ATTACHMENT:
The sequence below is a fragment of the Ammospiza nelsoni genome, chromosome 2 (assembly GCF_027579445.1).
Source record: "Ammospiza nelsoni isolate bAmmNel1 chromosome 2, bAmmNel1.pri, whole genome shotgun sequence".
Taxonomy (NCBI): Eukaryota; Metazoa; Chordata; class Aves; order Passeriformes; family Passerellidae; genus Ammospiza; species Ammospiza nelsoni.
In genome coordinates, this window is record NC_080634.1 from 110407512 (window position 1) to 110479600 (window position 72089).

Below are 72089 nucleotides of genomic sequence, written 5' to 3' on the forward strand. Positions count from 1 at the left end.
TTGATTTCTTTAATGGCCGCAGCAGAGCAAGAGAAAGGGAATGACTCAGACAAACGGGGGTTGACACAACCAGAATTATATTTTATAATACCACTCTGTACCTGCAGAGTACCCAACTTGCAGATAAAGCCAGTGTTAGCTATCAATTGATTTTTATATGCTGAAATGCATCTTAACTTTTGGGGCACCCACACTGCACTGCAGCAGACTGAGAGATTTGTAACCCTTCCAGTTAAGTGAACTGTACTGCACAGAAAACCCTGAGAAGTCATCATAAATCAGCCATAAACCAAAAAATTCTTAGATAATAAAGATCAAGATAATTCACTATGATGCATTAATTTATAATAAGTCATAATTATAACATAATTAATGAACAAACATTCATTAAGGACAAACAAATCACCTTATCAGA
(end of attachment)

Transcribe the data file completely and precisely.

The sequence below is a fragment of the Ammospiza nelsoni genome, chromosome 2 (assembly GCF_027579445.1).
Source record: "Ammospiza nelsoni isolate bAmmNel1 chromosome 2, bAmmNel1.pri, whole genome shotgun sequence".
Taxonomy (NCBI): Eukaryota; Metazoa; Chordata; class Aves; order Passeriformes; family Passerellidae; genus Ammospiza; species Ammospiza nelsoni.
In genome coordinates, this window is record NC_080634.1 from 110407512 (window position 1) to 110479600 (window position 72089).

Below are 72089 nucleotides of genomic sequence, written 5' to 3' on the forward strand. Positions count from 1 at the left end.
TTGATTTCTTTAATGGCCGCAGCAGAGCAAGAGAAAGGGAATGACTCAGACAAACGGGGGTTGACACAACCAGAATTATATTTTATAATACCACTCTGTACCTGCAGAGTACCCAACTTGCAGATAAAGCCAGTGTTAGCTATCAATTGATTTTTATATGCTGAAATGCATCTTAACTTTTGGGGCACCCACACTGCACTGCAGCAGACTGAGAGATTTGTAACCCTTCCAGTTAAGTGAACTGTACTGCACAGAAAACCCTGAGAAGTCATCATAAATCAGCCATAAACCAAAAAATTCTTAGATAATAAAGATCAAGATAATTCACTATGATGCATTAATTTATAATAAGTCATAATTATAACATAATTAATGAACAAACATTCATTAAGGACAAACAAATCACCTTATCAGA